From the beginning, Neil was conversational on the stage and seemed to genuinely enjoy himself, more freely sporting his puckish grin as the evening went on. After a brief intermission, he returned to answer questions collected from the crowd that included: how to get a publisher’s attention, subtle rebellion against a grammar school teacher, his upcoming Dr. Who episode, and his writing process. Walking around the stage, Neil would frequently look around and make eye contact with the audience. It’s one of his gifts, this ability to make people feel included.

The event ran late, much to the delight of his fans, and after sincere thanks for attending and supporting the CBLDF, Neil made a gracious exit. 

Neil secured a special place in my family’s heart when he named one of his characters in The Graveyard Book Miss Lupescu (since that is the name of the family I married into. I go by Valya Dudycz Lupescu). My children adore his books and audiobooks, and they loved the film adaptation of Coraline. We have had lively family discussions about the differences between the two media. I treasure books and films that encourage a discourse between parents and children about things like making hard choices, fear, bravery, and fairies (my daughter missed the little fairy ghost girl from the book Coraline).

This is one of the things I admire about Neil’s writing—that it can bridge generations and entertain children, parents, and grandparents. He has books that would not be of interest to kids, but there are others that appeal to both. Certainly adults can appreciate allusions in them that may be lost on children, and kids can appreciate with a childlike wonder the absolute adventure of his words.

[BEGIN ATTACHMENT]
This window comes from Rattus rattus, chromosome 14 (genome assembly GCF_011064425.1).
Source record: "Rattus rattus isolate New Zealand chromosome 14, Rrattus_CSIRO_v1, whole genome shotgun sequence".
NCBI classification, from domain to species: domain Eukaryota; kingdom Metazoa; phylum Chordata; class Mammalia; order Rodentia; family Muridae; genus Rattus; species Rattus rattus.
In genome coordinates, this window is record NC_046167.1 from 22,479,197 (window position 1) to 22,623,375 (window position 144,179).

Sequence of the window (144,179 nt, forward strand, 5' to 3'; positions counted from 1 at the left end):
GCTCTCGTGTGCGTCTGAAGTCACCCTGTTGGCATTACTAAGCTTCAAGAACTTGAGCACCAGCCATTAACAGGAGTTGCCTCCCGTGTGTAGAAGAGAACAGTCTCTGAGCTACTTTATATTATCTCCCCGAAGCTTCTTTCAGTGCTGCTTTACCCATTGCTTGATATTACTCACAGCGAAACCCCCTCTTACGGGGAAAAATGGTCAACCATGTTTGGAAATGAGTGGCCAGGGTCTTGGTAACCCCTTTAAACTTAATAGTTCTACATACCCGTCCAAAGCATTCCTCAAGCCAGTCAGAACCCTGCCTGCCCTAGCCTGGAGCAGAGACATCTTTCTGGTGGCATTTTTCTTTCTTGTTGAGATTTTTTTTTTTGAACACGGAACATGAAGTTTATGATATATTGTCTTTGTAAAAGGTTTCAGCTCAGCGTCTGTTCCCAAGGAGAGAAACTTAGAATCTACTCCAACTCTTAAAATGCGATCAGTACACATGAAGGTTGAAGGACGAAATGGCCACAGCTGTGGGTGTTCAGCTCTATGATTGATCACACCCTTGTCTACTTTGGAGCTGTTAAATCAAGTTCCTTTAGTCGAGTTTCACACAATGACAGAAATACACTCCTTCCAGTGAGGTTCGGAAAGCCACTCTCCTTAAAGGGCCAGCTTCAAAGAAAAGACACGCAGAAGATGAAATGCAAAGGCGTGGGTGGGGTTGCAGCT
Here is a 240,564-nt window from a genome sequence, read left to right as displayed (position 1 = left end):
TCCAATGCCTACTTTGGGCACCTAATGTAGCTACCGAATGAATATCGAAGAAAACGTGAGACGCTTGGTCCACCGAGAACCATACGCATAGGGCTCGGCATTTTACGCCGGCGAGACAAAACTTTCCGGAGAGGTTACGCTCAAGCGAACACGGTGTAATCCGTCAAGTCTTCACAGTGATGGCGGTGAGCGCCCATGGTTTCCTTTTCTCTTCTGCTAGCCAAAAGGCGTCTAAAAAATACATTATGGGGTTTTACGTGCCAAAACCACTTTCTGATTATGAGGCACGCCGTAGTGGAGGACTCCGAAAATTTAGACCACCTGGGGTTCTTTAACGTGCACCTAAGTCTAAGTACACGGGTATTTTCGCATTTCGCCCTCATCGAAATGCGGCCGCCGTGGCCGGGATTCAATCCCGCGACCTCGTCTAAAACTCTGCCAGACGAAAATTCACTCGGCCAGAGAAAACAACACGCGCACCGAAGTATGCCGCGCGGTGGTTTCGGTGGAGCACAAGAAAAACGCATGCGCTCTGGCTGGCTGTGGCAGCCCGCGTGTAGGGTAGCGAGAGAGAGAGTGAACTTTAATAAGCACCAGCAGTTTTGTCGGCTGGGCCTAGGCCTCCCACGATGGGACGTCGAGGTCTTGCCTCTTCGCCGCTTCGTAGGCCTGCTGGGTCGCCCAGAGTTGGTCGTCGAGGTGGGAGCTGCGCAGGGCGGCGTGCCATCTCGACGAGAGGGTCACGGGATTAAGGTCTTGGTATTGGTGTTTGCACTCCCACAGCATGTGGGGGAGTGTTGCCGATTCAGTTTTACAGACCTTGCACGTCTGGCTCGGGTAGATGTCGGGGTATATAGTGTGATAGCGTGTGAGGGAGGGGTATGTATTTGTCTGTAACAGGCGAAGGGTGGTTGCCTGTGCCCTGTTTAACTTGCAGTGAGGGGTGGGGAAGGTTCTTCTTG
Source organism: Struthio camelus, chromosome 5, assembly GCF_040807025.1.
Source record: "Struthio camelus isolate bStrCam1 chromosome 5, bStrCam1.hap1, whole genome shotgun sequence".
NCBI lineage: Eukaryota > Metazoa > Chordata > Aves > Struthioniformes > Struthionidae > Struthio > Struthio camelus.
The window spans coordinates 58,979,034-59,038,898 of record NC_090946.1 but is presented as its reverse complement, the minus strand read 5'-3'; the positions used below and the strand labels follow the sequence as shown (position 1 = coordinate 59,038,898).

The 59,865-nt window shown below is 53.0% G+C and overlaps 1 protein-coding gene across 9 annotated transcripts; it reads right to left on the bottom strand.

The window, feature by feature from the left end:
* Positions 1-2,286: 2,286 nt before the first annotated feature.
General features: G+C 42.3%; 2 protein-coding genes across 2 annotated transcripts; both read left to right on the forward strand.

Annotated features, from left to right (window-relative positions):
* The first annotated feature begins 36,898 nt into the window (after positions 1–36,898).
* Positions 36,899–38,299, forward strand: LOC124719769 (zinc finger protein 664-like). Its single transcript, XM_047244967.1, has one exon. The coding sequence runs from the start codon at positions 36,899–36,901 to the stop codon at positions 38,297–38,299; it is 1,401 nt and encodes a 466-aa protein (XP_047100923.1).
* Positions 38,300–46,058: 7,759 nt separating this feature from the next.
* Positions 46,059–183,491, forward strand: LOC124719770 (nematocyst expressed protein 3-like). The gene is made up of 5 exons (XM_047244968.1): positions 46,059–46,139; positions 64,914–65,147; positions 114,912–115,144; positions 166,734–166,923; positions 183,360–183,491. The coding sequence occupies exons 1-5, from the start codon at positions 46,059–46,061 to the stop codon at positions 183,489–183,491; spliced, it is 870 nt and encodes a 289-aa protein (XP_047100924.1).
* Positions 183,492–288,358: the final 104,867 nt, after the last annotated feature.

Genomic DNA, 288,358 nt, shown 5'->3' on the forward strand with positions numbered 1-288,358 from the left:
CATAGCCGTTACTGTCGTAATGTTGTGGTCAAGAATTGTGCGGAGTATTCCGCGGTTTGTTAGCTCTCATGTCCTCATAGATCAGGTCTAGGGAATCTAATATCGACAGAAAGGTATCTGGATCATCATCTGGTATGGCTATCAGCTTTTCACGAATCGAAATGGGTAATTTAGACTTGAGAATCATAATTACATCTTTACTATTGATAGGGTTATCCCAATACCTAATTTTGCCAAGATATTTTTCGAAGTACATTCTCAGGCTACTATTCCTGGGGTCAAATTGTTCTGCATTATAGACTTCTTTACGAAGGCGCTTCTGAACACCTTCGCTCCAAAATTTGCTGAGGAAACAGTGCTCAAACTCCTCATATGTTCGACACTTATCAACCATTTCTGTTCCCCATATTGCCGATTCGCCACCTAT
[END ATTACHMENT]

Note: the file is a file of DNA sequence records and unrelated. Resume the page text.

On Sunday morning, when I told my oldest daughter about the CBLDF event and showed her photographs on my phone, she was impressed. My photo with Neil gained me points in the cool-meter of my almost seven-year-old. This is no small feat and is probably my favorite part of the Dream Experience.
“Can he come to our house someday, Mama?” she asked. “So I can meet him and show him our Coraline door?” 

Maybe. I have a lot of tea.

As Neil says, "Dream dangerously."

***  Edited to add the link to Cat's Chicago/Stillwater photographs: http://picasaweb.google.com/furrytiger/CHiStill?feat=email#  ***


( 17 comments — Leave a comment )
Apr. 20th, 2010 03:48 pm (UTC)
That is very cool! Great picture with Neil.

Dr. Phil
Apr. 20th, 2010 05:11 pm (UTC)
wow, valya! what a great story! i can hear you telling it to me! you are so lucky to be scooped up in the arms of neil! XOXO!
Apr. 20th, 2010 09:54 pm (UTC)
What a brilliant evening, I am SO VERY HAPPY for you :D :D :D
(Deleted comment)
Apr. 21st, 2010 01:26 pm (UTC)
Have you read any of his fiction or short fiction? He's an excellent storyteller.

Hooray! I can't wait to hear what you think of the newest issue.
Apr. 22nd, 2010 03:25 pm (UTC)
I've been missing your posts. Good to hear from you again, and great to see all the photos!
Apr. 28th, 2010 04:21 pm (UTC)
:) Thanks, Holly. I have been posting a little, but several people have told me that they aren't receiving updates. Not sure what's up.

I'm happy to read your posts as well. (I miss the regularity with which people posted on LJ before the dawn of the Facebook/Twitter era).

Apr. 23rd, 2010 03:08 pm (UTC)
How wonderful for you! A whole evening and photos, too. I get all flabbergasted when I meet my favorite authors, and here he honored you with your name in his book! That is soooooo cool. Did you get that one signed?